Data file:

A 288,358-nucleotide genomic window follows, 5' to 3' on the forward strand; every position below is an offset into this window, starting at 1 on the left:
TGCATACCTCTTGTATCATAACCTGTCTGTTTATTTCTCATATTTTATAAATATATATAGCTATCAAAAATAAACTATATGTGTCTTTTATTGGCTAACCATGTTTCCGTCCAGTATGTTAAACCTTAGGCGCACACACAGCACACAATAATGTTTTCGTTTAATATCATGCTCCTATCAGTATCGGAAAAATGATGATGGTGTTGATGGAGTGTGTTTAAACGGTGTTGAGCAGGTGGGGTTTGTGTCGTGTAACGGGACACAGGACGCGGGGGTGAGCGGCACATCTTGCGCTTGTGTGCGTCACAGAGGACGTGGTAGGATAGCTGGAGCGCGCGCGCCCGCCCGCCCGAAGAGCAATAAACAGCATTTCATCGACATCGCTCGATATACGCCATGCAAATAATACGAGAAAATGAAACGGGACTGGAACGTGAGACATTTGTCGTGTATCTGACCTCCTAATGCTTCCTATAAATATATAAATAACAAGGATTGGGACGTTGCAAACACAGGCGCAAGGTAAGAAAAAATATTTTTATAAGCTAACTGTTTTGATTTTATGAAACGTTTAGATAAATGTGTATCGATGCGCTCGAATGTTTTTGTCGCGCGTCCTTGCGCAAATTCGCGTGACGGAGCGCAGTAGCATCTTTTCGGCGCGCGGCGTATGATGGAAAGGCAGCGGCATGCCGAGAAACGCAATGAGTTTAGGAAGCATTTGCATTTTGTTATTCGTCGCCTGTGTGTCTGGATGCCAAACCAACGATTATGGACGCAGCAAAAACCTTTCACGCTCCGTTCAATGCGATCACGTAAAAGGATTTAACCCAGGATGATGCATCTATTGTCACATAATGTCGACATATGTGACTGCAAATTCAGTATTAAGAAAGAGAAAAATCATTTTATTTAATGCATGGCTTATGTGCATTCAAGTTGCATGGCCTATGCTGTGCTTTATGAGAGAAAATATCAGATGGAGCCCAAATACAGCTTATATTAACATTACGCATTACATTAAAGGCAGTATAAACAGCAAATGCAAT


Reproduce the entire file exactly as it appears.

A 288,358-nucleotide genomic window follows, 5' to 3' on the forward strand; every position below is an offset into this window, starting at 1 on the left:
TGCATACCTCTTGTATCATAACCTGTCTGTTTATTTCTCATATTTTATAAATATATATAGCTATCAAAAATAAACTATATGTGTCTTTTATTGGCTAACCATGTTTCCGTCCAGTATGTTAAACCTTAGGCGCACACACAGCACACAATAATGTTTTCGTTTAATATCATGCTCCTATCAGTATCGGAAAAATGATGATGGTGTTGATGGAGTGTGTTTAAACGGTGTTGAGCAGGTGGGGTTTGTGTCGTGTAACGGGACACAGGACGCGGGGGTGAGCGGCACATCTTGCGCTTGTGTGCGTCACAGAGGACGTGGTAGGATAGCTGGAGCGCGCGCGCCCGCCCGCCCGAAGAGCAATAAACAGCATTTCATCGACATCGCTCGATATACGCCATGCAAATAATACGAGAAAATGAAACGGGACTGGAACGTGAGACATTTGTCGTGTATCTGACCTCCTAATGCTTCCTATAAATATATAAATAACAAGGATTGGGACGTTGCAAACACAGGCGCAAGGTAAGAAAAAATATTTTTATAAGCTAACTGTTTTGATTTTATGAAACGTTTAGATAAATGTGTATCGATGCGCTCGAATGTTTTTGTCGCGCGTCCTTGCGCAAATTCGCGTGACGGAGCGCAGTAGCATCTTTTCGGCGCGCGGCGTATGATGGAAAGGCAGCGGCATGCCGAGAAACGCAATGAGTTTAGGAAGCATTTGCATTTTGTTATTCGTCGCCTGTGTGTCTGGATGCCAAACCAACGATTATGGACGCAGCAAAAACCTTTCACGCTCCGTTCAATGCGATCACGTAAAAGGATTTAACCCAGGATGATGCATCTATTGTCACATAATGTCGACATATGTGACTGCAAATTCAGTATTAAGAAAGAGAAAAATCATTTTATTTAATGCATGGCTTATGTGCATTCAAGTTGCATGGCCTATGCTGTGCTTTATGAGAGAAAATATCAGATGGAGCCCAAATACAGCTTATATTAACATTACGCATTACATTAAAGGCAGTATAAACAGCAAATGCAAT